What if we told you that a simple choice today could make a direct impact on your income in 20 years?
We’re not talking about attending a premier university, reading your way through the Encyclopedia Britannica or enrolling in a two-hours-per-day self-improvement course.
No. We’re talking a step as simple as spending a little more time on one simple area of your life. An area that has unimaginably huge impact on college and career. An area with which you’re already quite familiar, but could always stand to improve:
Seem too simple? It isn’t.
Take a moment and imagine, if you will, two students who start college together: Natalia and Jenna. They have similar socioeconomic backgrounds and GPAs, and they took the same classes in high school. Their home lives were similar and they spend roughly the same amount of time on their college homework now.
Yet there’s one big difference between them: Natalia completes a vocabulary program before starting college, while Jenna decides to pass on vocabulary training.
In addition to learning new words in her program, Natalia develops a keen eye and ear for vocabulary words. She also identifies good words to use in her written tests, papers and presentations. She finds that her reading comprehension improves every day and compounds over time.
Jenna finds writing cumbersome. She struggles to find precise words to convey her thoughts and constantly has to reread passages to make sense of her textbooks. She has a hard time comprehending and remembering what she’s read.
With a strong lexicon on her side, Natalia soon pulls ahead. She’s on the dean’s list and enjoys ever-more-complex subject matter. Her vocab-challenged peer, on the other hand, struggles with science and English, and other courses heavy on reading and writing – not to mention speaking.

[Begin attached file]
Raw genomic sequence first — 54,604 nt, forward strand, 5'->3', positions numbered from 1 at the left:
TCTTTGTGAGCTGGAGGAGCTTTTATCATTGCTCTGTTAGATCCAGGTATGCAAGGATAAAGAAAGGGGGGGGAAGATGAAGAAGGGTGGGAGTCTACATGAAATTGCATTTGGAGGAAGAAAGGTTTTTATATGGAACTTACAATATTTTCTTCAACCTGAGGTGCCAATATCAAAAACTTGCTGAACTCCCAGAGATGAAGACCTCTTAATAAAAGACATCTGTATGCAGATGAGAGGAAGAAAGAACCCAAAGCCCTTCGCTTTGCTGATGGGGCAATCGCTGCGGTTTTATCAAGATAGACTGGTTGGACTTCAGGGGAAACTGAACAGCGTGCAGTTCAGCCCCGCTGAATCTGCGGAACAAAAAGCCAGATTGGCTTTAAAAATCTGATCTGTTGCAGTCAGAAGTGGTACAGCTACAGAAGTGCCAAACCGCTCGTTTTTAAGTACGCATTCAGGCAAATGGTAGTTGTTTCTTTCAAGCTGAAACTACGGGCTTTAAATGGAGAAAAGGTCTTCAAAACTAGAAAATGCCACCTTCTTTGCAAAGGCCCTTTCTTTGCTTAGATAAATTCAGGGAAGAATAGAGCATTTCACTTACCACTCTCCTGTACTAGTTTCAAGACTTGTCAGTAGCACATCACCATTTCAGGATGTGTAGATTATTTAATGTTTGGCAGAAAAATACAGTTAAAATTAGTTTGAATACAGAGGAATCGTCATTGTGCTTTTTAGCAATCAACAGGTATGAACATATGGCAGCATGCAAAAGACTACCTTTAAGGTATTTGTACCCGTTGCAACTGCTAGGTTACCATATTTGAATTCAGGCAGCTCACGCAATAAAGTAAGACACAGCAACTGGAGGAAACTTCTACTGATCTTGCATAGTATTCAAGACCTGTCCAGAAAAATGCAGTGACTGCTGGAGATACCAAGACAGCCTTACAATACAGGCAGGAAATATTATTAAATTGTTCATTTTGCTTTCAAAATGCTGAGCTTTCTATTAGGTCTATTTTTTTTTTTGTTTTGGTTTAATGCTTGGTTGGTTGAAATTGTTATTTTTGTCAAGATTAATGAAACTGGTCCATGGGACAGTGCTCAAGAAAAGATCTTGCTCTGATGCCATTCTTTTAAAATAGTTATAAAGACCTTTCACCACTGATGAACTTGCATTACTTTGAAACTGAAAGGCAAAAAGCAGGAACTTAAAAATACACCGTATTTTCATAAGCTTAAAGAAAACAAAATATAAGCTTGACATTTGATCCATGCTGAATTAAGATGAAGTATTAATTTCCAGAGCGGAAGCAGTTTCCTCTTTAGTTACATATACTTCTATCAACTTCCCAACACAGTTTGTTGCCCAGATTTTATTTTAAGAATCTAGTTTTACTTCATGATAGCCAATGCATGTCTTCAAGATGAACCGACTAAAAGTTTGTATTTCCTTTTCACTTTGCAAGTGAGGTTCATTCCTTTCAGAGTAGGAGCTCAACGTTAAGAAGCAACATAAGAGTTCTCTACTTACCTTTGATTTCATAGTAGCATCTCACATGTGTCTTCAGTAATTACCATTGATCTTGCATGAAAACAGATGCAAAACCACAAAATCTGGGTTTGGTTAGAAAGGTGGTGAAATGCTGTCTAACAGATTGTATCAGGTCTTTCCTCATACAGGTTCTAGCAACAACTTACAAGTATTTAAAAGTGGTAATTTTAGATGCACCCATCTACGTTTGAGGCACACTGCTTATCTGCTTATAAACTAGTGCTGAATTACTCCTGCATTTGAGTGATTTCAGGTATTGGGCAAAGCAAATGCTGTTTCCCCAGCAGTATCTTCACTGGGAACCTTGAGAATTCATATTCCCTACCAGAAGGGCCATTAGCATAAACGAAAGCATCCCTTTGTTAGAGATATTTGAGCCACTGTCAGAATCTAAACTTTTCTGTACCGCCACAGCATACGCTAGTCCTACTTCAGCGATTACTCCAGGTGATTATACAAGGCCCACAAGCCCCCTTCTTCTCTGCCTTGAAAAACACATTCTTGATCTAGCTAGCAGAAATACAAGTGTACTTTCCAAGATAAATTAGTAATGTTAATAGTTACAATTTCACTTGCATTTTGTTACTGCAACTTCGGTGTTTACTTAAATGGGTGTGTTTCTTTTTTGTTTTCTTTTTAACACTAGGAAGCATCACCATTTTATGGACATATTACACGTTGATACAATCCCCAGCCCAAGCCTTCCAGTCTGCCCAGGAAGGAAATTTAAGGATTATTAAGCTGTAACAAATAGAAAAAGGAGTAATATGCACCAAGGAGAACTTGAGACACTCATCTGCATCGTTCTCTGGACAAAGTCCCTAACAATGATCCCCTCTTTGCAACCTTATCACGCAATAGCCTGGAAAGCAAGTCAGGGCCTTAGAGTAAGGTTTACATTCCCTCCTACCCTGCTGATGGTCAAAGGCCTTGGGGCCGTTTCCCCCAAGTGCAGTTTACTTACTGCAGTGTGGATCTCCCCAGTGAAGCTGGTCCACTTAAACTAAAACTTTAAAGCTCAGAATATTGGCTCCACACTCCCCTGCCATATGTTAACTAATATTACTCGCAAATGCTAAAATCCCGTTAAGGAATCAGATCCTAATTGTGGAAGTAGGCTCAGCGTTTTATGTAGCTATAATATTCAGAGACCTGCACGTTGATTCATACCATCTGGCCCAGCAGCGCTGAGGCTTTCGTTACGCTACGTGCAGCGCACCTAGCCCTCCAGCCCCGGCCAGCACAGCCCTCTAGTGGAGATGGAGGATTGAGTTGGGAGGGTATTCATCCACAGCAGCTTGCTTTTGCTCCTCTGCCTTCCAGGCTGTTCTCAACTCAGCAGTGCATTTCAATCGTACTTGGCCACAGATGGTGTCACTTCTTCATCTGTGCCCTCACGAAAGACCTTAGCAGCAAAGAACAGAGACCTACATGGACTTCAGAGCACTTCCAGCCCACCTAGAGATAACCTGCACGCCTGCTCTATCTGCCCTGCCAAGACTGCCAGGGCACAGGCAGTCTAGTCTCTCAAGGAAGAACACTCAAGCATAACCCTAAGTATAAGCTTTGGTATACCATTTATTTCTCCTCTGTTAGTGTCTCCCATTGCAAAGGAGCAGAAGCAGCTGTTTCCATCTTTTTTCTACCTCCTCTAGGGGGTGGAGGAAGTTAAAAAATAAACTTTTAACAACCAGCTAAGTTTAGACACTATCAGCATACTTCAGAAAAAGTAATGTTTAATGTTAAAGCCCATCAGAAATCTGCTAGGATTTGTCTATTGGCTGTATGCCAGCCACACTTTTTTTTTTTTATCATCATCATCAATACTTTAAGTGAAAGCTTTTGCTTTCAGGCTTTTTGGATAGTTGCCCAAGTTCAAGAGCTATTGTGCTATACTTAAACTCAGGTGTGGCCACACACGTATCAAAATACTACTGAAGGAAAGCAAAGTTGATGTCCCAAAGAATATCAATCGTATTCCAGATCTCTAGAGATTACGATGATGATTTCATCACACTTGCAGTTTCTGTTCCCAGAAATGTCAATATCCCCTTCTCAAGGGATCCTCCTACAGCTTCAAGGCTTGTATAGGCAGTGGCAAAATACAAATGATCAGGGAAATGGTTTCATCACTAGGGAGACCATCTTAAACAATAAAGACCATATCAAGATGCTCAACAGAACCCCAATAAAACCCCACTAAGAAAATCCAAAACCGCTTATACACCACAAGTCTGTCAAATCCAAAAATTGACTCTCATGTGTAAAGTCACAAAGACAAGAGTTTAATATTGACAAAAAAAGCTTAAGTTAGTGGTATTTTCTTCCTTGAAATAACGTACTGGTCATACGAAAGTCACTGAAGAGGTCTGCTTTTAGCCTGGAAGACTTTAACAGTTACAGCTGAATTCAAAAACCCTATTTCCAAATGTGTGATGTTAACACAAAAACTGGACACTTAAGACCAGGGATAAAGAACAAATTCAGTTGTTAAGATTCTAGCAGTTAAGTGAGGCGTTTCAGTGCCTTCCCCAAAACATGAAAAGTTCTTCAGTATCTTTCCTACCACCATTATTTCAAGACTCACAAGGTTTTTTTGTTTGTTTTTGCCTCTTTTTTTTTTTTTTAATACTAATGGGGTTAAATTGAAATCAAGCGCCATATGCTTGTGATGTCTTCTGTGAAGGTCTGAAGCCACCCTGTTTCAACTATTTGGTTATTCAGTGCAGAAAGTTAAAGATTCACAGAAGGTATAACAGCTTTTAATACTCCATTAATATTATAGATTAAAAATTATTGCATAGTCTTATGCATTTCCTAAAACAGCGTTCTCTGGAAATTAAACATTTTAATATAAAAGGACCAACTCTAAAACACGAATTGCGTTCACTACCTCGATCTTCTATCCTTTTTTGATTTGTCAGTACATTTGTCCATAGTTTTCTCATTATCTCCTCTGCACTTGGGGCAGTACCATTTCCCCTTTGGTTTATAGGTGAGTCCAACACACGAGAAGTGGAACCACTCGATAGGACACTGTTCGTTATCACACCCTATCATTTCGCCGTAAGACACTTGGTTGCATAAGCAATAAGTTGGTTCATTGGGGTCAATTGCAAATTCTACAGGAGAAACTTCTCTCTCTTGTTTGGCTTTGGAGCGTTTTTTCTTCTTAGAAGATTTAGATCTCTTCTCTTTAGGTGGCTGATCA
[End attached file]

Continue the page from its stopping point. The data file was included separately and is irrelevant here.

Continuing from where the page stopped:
When they graduate, Natalia receives multiple job offers. She hits the ground running in her career, and within two decades is at the very top of the income bracket in her field.
Jenna? Not so much.
Now, I know what you’re thinking: Cool made-up story, but you’re going to have to do better than that. I know that a few words can’t possibly make the difference between a middling income and a top-level salary.
Yet … they can.
In fact, this story is founded on two landmark studies:
The first compiles research from multiple universities, concluding that college freshman (like our hypothetical Natalia) who enrolled in a vocabulary course (e.g. Vocabulary Zone) went on to earn better grades and outperform students in a control group (students like Jenna) during their sophomore, junior and senior years. As with Natalia and Jenna, the students who took the vocabulary course were in other respects comparable to those who did not. In other words, the “lucky” students – the ones randomly enrolled in a vocabulary program – were given a huge edge in college … and later in their careers, as we’re about to see.
The second study tracked the careers of college graduates over 20 years. Researchers gave new graduates a vocabulary test, then followed their careers for two decades. In every case, without a single exception, they found a direct correlation between vocabulary scores and future income. The better the vocabulary, the higher their income. Plain and simple.
Without contest, students like Natalia are better prepared for college and life, while students like Jenna languish in the background for want of better reading, writing and speaking skills.
Unfortunately, not all students are aware of the importance of good vocabularies in school and career, so they miss out. It’s a shame, and hopefully one day this message will be heard round the world.
For today, at least, you can thank your lucky stars you do understand the importance of vocabulary, and you can take steps to start improving yours immediately.
Remember: It’s up to Present You to make sure that Future You has a job and life you’d be proud of, so don’t wait.
Written by Greg Ragland, President, CEO of CommEdge LLC producers of Vocabulary Zone and the corresponding Vocabulary Certifications: College Preparedness, Ph.D. Vocabulary and Executive Level Vocabulary